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Wednesday, January 25

25th Jan - Assault on Default

Assault on Default
Why are the eurocrats so scared of triggering the CDS-contracts? I think pretension.  The current Basel-accord and ECB collateral practice accepts any OECD bond without haircuts or perceived risk.  Even though Greece has for all practical purposes defaulted, it will set a precedent – that no-one is safe. It would be much harder to insist that sovereign debt is risk-free. No wonder this is exactly what the IMF thinks is the top priority in order to solve the crisis: the sovereigns must again become risk-free. I don’t think that is possible anymore, the genie is out of the bottle and will not go back.
Even the idea that the default would mean giving in to speculators and start an avalanche of attacks on weaker sovereigns is ridiculous. The “attack”, or reluctance to hold assets deemed risky, has been going on for some time already.

Trichet’s Legacy
I believe the main point for default resistance is that ECB (and the constituent central banks, mainly Bundesbank) have acquired massive exposures to peripherial debt  through SMP and TARGET2. Even the LTRO can be considered to be part of this, as even though the assets are not owned by the ECB and are only collateral, what do you think would happen to banks’ balance sheets in a EU-wide haircut-day? And who would have to pick up the bill from that?

The apparently imbecile impeccable Monsieur Trichet is probably the story’s main culprit – he was one of the designers of this system, he was one of the people who accepted it and he was one of the people operating it – until it was ruined. Mario Draghi probably knows all this, but it takes time to change policy: one cannot change everything overnight, as instead of being seen doing the right things, one would be seen as another source of uncertainty. Also politics play a huge part. I don’t remember any sovereign ‘crat ever admitting that they had made a mistake. It is also considered bad form to point out other people’s mistakes. This is why we are here. Next time, please be somewhat less polite. If I can do it, so can you.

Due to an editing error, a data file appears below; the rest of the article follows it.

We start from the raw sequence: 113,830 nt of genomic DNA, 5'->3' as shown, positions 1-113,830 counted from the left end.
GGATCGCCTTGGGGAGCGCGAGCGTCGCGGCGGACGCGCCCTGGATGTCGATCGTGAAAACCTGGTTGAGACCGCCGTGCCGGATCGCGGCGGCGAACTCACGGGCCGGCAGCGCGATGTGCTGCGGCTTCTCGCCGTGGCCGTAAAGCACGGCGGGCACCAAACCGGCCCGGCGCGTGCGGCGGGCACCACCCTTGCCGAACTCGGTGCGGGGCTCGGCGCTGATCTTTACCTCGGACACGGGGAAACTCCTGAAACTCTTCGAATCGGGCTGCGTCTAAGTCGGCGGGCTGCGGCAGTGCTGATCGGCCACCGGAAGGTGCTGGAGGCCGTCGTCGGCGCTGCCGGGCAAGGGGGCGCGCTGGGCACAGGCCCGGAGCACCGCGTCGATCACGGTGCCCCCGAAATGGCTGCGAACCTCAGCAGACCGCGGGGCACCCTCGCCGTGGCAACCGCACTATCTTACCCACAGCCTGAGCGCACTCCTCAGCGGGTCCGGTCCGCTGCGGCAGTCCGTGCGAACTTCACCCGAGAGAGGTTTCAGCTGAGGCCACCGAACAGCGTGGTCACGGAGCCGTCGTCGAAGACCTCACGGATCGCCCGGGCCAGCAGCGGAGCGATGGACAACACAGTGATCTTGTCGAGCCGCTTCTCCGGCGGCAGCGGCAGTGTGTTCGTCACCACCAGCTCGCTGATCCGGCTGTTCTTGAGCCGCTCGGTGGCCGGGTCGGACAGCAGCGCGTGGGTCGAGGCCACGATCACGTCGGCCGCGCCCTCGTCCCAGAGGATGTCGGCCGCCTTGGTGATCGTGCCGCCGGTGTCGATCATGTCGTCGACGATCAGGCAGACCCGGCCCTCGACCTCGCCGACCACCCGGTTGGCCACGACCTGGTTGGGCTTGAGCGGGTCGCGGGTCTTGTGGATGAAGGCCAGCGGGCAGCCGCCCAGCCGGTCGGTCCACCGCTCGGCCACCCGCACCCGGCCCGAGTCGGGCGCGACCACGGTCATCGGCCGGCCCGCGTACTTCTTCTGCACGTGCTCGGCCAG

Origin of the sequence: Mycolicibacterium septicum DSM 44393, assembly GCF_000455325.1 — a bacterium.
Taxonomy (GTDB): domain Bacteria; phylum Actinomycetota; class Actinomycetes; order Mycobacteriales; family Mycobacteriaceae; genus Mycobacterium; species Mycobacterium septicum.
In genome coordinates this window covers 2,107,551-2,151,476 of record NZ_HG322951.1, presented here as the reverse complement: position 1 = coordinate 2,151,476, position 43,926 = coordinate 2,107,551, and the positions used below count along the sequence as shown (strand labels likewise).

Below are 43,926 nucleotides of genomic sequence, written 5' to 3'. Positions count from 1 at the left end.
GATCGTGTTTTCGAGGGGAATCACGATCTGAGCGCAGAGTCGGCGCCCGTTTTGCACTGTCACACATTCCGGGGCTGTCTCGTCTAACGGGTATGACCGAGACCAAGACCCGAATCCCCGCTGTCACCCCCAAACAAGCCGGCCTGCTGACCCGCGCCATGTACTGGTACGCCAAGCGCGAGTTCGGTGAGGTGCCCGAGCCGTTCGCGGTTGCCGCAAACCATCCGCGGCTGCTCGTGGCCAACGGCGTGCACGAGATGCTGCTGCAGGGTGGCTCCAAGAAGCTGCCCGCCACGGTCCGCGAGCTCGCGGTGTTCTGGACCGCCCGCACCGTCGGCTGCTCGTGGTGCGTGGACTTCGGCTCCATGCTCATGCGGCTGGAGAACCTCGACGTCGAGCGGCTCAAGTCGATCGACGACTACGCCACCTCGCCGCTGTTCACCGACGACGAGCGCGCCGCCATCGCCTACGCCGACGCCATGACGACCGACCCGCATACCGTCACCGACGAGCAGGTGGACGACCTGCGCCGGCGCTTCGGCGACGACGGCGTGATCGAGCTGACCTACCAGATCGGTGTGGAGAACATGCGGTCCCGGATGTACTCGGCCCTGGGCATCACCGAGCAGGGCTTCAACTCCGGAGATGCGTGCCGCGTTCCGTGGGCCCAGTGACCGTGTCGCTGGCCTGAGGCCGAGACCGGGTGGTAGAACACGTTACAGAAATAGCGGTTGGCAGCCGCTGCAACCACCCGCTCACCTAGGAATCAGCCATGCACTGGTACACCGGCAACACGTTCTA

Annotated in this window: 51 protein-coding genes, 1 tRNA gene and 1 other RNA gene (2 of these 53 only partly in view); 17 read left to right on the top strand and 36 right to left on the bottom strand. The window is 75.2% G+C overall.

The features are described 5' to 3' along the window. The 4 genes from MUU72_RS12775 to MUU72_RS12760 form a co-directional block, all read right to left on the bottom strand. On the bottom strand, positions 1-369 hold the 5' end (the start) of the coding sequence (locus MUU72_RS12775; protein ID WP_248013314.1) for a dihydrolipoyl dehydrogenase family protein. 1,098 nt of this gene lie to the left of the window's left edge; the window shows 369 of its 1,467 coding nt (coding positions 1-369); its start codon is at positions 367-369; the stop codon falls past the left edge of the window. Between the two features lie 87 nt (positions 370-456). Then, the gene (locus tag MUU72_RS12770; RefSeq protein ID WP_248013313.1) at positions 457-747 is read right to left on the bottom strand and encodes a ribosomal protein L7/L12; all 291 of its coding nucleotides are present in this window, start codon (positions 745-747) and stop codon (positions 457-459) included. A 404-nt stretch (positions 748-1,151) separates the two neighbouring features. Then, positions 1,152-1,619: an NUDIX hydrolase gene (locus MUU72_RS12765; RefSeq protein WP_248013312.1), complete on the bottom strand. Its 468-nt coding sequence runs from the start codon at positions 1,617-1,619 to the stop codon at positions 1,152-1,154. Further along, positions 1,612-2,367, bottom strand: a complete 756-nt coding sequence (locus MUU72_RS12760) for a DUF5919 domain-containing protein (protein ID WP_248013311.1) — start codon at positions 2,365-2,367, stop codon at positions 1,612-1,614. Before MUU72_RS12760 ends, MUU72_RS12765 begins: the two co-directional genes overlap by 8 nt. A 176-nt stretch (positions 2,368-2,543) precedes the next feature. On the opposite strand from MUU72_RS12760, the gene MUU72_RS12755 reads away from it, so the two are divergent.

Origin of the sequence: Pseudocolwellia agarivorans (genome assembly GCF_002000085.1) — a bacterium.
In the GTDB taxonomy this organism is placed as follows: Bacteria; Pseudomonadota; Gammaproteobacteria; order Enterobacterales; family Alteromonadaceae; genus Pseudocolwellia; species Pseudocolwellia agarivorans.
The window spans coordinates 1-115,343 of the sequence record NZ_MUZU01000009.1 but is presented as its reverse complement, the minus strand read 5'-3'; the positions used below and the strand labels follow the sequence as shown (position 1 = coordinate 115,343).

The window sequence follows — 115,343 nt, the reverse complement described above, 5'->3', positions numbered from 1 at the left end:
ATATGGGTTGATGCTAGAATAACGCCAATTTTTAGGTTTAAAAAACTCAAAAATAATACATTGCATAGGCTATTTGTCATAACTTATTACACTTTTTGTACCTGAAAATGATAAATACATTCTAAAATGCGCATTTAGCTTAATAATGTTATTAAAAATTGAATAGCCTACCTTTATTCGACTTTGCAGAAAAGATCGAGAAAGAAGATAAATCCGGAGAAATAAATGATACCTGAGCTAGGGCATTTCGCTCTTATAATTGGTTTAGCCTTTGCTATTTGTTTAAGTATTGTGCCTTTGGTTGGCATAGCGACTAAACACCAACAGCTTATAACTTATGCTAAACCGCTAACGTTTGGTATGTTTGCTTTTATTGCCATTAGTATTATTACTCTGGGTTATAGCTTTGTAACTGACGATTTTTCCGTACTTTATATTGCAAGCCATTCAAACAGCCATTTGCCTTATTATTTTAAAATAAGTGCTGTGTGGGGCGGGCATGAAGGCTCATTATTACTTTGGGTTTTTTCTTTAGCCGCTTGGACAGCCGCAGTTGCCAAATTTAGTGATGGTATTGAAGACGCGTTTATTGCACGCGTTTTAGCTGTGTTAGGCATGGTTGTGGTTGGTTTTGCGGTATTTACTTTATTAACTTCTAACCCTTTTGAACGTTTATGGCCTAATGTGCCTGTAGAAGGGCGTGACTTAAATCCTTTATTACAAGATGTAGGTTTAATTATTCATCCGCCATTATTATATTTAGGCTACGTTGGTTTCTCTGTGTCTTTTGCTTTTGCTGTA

In Europe, a Conflict Over Bank CapitalDealBook / NYT
Authorities want banks to get money from existing shareholders and cut bonuses. Banks would prefer selling unprofitable operations and deleverage their balance sheets.

Lessons for Europe’s fiscal union from US
EU tries to introduce balanced budget rules first, to reassure ECB and open up the road for further fiscal union. This leaves EU with less countercyclical tools.

Is this the end of populism in Europe?
What good might come from Europe’s crisis? Profligate governments in Italy and Greece, while pandering to the masses, have left their countries with crippling debt. This column draws parallels with Latin America and argues that the current hardship may sound a death knell for populism in southern Europe, as it has elsewhere.

The ECB’s bazooka has hit the targetBond Vigilantes